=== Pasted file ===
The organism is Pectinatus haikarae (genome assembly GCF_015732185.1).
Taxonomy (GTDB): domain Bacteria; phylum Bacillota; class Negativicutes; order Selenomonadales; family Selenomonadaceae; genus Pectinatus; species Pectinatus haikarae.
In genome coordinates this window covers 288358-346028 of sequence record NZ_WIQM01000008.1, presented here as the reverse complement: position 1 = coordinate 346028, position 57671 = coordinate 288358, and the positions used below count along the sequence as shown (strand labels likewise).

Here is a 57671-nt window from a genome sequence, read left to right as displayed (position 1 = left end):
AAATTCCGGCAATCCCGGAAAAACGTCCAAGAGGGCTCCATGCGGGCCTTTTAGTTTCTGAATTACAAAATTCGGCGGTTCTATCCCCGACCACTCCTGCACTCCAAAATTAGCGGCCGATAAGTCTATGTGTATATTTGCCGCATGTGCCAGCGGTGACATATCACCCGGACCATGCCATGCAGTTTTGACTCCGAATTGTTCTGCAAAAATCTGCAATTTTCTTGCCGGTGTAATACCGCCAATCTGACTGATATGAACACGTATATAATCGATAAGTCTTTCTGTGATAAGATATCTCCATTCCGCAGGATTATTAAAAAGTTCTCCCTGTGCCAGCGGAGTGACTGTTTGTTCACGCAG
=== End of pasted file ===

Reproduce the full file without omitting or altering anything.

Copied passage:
The organism is Pectinatus haikarae (genome assembly GCF_015732185.1).
Taxonomy (GTDB): domain Bacteria; phylum Bacillota; class Negativicutes; order Selenomonadales; family Selenomonadaceae; genus Pectinatus; species Pectinatus haikarae.
In genome coordinates this window covers 288358-346028 of sequence record NZ_WIQM01000008.1, presented here as the reverse complement: position 1 = coordinate 346028, position 57671 = coordinate 288358, and the positions used below count along the sequence as shown (strand labels likewise).

Here is a 57671-nt window from a genome sequence, read left to right as displayed (position 1 = left end):
AAATTCCGGCAATCCCGGAAAAACGTCCAAGAGGGCTCCATGCGGGCCTTTTAGTTTCTGAATTACAAAATTCGGCGGTTCTATCCCCGACCACTCCTGCACTCCAAAATTAGCGGCCGATAAGTCTATGTGTATATTTGCCGCATGTGCCAGCGGTGACATATCACCCGGACCATGCCATGCAGTTTTGACTCCGAATTGTTCTGCAAAAATCTGCAATTTTCTTGCCGGTGTAATACCGCCAATCTGACTGATATGAACACGTATATAATCGATAAGTCTTTCTGTGATAAGATATCTCCATTCCGCAGGATTATTAAAAAGTTCTCCCTGTGCCAGCGGAGTGACTGTTTGTTCACGCAG